If you've never had tempeh, pick up a brick next time you're at the store. You'll find it at most urban grocery stores near the produce with tofu, fake meats, non-cheese cheeses... you know where I mean. It lasts for a couple of months, so you'll have time to get your confidence up and find the perfect recipe- although I highly recommend this one.


  1. Tempeh, eh? Is that first pic right off of the brick? I have never worked with it. I assume it adds some meatiness and takes on the flavors you give it.

    I did buy some TVP today, though, and I'm going to slip it into my beans and rice I'm making soon. We're trying to become a little healthier around here. Wish us luck.

    Sauce sounds tasty, and I do enjoy a sweet-potato frite. Is that a little ranch drizzled on the sammich?

    Janet mentioned Ezekiel bread today, and I knew that you were a fan. Unfortunately, they don't sell it at HT, but I am going to WF tomorrow to get some.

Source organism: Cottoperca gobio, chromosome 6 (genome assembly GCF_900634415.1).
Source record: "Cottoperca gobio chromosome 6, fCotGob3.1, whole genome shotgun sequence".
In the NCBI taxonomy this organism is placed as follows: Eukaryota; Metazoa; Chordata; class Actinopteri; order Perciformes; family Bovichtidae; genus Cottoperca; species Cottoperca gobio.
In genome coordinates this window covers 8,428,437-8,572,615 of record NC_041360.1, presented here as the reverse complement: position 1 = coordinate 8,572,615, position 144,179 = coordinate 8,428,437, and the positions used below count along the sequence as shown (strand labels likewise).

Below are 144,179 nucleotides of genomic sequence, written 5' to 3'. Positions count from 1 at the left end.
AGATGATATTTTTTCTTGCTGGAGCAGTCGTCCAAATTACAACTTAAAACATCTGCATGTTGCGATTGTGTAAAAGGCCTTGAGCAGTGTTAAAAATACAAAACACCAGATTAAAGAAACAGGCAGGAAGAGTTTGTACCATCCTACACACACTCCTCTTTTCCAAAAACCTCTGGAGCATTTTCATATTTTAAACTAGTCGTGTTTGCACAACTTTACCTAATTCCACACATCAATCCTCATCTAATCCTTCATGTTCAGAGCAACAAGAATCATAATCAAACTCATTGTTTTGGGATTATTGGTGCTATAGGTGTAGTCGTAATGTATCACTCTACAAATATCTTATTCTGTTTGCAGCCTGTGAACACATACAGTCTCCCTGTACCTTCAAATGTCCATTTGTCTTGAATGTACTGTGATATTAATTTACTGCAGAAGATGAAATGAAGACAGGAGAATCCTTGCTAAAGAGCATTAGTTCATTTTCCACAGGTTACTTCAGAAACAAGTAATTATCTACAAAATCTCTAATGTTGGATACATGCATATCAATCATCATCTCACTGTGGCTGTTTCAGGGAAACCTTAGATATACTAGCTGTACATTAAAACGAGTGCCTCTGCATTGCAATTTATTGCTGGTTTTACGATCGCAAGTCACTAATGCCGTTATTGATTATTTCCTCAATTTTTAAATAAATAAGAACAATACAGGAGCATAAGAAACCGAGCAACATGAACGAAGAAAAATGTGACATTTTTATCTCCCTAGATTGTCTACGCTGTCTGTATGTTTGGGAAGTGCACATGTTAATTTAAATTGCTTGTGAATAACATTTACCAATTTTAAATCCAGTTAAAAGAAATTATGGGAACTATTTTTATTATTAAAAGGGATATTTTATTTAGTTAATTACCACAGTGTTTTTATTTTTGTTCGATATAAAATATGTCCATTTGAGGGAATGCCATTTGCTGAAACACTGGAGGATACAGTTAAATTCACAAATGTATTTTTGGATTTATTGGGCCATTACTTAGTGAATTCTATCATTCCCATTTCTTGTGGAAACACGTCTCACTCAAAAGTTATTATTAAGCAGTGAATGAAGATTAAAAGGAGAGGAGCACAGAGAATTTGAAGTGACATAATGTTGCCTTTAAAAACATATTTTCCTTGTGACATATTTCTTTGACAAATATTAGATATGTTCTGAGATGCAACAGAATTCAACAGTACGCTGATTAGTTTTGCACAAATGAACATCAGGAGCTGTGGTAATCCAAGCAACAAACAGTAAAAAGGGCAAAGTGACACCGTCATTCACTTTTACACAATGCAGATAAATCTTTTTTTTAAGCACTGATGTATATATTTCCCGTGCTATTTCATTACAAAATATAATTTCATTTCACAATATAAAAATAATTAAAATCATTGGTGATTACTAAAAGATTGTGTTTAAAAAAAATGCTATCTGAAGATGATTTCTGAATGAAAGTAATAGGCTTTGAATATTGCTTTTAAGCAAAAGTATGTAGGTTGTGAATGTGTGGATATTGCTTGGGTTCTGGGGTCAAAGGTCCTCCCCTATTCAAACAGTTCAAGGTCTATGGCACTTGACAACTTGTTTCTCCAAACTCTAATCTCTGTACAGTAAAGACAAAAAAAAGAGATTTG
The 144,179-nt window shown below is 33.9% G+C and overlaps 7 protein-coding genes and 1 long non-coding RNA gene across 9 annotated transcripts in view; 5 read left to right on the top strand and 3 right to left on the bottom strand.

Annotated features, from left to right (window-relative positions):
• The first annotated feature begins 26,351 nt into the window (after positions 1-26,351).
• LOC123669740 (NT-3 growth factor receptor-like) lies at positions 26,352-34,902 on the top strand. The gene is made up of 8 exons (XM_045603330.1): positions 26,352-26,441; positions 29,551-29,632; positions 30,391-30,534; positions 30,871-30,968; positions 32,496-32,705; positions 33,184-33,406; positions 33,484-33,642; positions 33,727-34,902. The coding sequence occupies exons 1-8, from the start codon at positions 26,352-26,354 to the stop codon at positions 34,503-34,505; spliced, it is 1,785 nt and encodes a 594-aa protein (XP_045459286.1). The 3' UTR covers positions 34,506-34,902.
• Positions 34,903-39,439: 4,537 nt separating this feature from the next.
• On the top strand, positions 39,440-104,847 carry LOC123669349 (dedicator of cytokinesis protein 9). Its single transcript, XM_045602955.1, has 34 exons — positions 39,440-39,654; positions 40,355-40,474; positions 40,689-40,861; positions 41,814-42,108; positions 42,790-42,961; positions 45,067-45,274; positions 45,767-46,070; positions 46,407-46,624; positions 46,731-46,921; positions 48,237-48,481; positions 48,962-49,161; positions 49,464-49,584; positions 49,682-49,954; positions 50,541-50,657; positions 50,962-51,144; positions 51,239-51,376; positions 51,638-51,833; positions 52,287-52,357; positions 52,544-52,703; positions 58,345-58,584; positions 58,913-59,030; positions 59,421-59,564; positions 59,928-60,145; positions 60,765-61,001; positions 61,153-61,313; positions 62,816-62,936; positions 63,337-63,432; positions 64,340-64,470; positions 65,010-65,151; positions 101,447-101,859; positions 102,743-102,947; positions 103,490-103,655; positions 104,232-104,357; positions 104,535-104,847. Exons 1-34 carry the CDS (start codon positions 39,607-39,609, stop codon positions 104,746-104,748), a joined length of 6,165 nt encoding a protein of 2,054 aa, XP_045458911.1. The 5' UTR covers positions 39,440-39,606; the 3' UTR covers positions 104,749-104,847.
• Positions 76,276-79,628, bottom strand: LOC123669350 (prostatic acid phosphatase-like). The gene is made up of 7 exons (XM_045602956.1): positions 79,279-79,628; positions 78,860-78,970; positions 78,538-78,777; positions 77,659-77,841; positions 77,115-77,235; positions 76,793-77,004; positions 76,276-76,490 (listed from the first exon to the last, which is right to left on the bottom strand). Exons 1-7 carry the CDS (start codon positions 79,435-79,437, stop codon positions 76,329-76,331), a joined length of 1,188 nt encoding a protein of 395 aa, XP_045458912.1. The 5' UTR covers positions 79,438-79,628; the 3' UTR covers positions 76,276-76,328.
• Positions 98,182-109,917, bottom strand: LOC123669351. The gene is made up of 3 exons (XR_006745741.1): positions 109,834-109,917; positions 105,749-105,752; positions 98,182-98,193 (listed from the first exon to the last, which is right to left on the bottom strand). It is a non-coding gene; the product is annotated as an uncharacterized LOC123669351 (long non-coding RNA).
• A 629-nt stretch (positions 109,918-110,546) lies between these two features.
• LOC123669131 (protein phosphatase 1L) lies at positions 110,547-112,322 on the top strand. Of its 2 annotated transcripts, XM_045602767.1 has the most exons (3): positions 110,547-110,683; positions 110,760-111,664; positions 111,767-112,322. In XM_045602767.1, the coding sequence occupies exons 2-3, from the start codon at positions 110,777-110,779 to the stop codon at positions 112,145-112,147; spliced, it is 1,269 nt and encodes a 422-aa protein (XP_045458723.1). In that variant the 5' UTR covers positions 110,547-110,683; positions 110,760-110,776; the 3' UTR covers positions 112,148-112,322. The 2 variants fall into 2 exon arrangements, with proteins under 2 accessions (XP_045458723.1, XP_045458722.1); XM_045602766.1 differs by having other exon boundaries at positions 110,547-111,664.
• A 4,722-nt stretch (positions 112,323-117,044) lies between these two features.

You're a busy blogger lately. :)

  2. They do sell it at HT- They keep it in the freezer section near the other frozen rolls and such. I like the orange bagged one myself.
    Yes- that is right off the brick, lol... actually, that was after I cut the brick up, boiled it, and let it cool. Like tofu, tempeh will take on flavors, but it is much meatier than tofu.
    Let me know how your TVP goes- I do like the texture it can add- especially in Amy's spicy canned chili, but never cooked with it straight up... it's one of those processed to death soy products that end up being a little dirty... Consider tempeh next time you want to "beef" up your rice and beans! :) As I say this, I plan on using a little 'dirty' soy chorizo in some of my own rice and beans later today... it's just one of those once in awhile things I suppose.
    You say, "wish us luck," but you and Janet have made leaps and bounds with changes to your diet- I don't see it going anywhere but further in its progression.

  3. I never thought to look in the frozen section. Do you bake the loaves yourself? I'll have to check it out.

    Thanks for all the good ideas. We made a veg soup today and roasted the carrots, cabbage and parsnips in the oven, per your entry.

  4. Nope, you don't have to bake it... I think they keep it there b/c it's not as shelf stable as most breads... Even WF keeps it in the freezer. I do as well, just taking out slices as I need it. Works out.
    Mmmmmm.... parsnips...

  5. ha. I stopped and bought a loaf today. They have several varieties, but I opted for the orange bag, also.

    Parsnips are like a ginger-carrot, I think.